Can that unhappiness be a bonding point? To me that's the question, meaning: Can you both agree that this is not working—not the stuff of marriage—and then agree to give yourself a certain amount of time (6 months, say) to see about fixing the engine and the fuel, together? That looks like humbly admitting you're both at a loss and getting help from therapists, individual and together, and seeing if that help can teach you to connect with different fibers: healthy ones, not toxic ones. Really tricky part? That path I just described has to sound somewhat thrilling and worthwhile, to both of you. Otherwise it's just playacting, more of the same: gritting your teeth and further conditioning yourself to equate "committed relationship" with "torture." Many people do this, with thousands of sitcoms premised around the idea that marriage is misery, but it's not the only way. While all relationships do take "work," as the saying goes, that doesn't mean they need to feel like hauling bricks. Ideally it's more like the work of writing a novel, than something that that breaks the back and spirit.

    While your situation reminded MissCanuk of her bother, it reminds me of my best friend. He spent 10 years, the entirety of his 20s, in a relationship that was good for a year, and then...less good every year after. They were both type-A personalities, obsessed with "working things out," and so the bulk of their relationship was spent seeing if they could make something work that didn't quite work, holding their breath in the present in hopes of exhaling, at some point, in the future.

    I never understood it, honestly. They always struck me as two decent people who, together, were indecent, but both too stubborn and codependent to admit that. They got engaged—which was kind of the last Hail Mary. My friend confided in me that he thought he needed to ask her to marry her to...realize they would never actually work. I told him what I'd tell you: to not react to that thought right away, but also not to ignore it, since it is much easier to end an engagement than a marriage. They ultimately ended it. Both are much happier today.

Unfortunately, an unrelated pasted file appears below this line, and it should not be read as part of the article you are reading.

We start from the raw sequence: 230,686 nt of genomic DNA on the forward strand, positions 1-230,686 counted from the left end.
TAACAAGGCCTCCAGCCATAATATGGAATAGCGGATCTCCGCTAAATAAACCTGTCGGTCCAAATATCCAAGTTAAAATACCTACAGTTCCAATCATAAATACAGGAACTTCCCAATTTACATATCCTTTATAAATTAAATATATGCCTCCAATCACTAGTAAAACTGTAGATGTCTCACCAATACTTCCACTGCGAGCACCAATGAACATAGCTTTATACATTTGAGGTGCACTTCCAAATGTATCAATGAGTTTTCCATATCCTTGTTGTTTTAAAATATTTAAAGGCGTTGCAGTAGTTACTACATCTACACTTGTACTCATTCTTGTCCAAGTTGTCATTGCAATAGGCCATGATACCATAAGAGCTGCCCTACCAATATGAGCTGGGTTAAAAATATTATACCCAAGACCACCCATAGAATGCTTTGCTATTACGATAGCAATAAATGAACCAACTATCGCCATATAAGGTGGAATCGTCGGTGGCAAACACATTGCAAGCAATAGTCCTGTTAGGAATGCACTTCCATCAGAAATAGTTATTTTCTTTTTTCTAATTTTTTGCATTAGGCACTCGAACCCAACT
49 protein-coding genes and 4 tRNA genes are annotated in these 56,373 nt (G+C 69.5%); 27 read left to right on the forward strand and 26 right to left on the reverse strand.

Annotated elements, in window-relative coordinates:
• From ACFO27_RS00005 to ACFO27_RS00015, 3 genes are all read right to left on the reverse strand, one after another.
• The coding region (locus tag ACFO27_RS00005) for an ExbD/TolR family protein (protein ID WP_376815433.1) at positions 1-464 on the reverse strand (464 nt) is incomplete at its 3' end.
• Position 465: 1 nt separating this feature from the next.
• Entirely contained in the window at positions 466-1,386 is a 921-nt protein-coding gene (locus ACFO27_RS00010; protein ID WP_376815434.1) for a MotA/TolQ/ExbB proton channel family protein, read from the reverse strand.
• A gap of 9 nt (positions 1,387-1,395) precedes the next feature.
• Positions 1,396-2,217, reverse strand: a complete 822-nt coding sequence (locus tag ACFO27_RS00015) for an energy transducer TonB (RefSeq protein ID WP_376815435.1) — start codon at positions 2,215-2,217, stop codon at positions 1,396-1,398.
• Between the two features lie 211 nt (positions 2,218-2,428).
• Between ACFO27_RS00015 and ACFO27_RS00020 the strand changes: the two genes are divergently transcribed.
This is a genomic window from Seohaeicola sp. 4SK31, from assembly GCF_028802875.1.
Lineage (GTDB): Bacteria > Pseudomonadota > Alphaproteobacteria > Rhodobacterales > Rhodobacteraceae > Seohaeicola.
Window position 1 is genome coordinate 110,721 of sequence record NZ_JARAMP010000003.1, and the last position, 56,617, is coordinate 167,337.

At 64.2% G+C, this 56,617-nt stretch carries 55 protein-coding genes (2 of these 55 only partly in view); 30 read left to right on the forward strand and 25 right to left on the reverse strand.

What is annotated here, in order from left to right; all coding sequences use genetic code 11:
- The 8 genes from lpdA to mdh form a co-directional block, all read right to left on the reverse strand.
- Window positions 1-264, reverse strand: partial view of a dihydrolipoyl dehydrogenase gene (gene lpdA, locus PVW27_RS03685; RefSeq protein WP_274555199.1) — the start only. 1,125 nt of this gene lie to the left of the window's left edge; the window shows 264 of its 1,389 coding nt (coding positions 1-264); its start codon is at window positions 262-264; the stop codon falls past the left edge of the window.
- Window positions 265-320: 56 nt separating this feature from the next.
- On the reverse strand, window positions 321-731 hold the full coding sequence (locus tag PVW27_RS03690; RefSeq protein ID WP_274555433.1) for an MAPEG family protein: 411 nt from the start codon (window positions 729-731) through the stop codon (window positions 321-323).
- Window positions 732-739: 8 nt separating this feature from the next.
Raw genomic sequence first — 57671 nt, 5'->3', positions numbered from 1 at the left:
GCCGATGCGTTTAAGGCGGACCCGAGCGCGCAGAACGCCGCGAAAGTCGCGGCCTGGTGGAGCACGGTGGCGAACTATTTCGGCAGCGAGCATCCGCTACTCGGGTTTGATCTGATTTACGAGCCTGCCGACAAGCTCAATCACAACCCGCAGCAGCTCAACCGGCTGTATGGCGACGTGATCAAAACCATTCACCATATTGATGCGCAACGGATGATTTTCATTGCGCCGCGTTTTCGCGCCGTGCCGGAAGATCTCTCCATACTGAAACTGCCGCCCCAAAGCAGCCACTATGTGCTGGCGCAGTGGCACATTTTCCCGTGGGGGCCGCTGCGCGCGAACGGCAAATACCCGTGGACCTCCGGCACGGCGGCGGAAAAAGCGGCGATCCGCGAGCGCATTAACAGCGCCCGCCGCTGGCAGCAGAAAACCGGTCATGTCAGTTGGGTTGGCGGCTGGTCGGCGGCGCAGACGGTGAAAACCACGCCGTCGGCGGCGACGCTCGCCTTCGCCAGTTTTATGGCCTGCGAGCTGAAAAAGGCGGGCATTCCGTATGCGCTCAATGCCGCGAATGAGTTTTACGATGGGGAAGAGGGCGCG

Moral of that story, to my eyes? It is simply much easier to be in a relationship with someone with whom you are genuinely compatible with, rather than a relationship where you're not. This is something people often learn by being in a relationship (maybe more than one) that feels the way yours feels: round hole, square peg, constant friction. I can only imagine how hard it is to consider the idea that this relationship, for both of you, might be best seen as teaching you that lesson. Though here in the bleacher seats? That's my gut read: that you have spent some early years in a romance that has taught you a lot about how you don't want romance to look and feel. A bitter pill to swallow right now, but not swallowing might lead to more bitterness. You're only 20something. You have 60 more years of life ahead of you.

    So, I see two options: You can try to apply those lessons to this romance, and see if it can change shape to become livable. You do that with an open mind and open heart, but also with honesty. If it gets better, great. If it doesn't—sad, very, but also great. It means you've both learned that you don't work, which will be the first step toward working toward a life that does. Might not be with each other, but you can thank each other for those lessons, along with what I'm sure are plenty of wonderful times and history.

  7. #16
    Platinum Member Andrina's Avatar
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    What would I do in your shoes? When you're both in a mellow mood, sit on the couch and hold her hand and say: I love you and want this to work, but things can't go on as they are. I love spending time with you, but I also value alone time, and time spent with my guy friends. I'm going to make that happen for my own mental health. I'm going to plan a guy's night out once a month (or day, on your weekend day off). When I get home from work, I'd like an hour to myself to destress, and check my e-mails, etc., and don't want any questions of when I'll be done, to be rushed. (Or if you want to have an actual schedule of Tuesdays and Thursdays to be concrete about it, instead of daily). I want for us to do our own thing once a month on a Sunday, because I feel smothered being joined at the hip 24/7.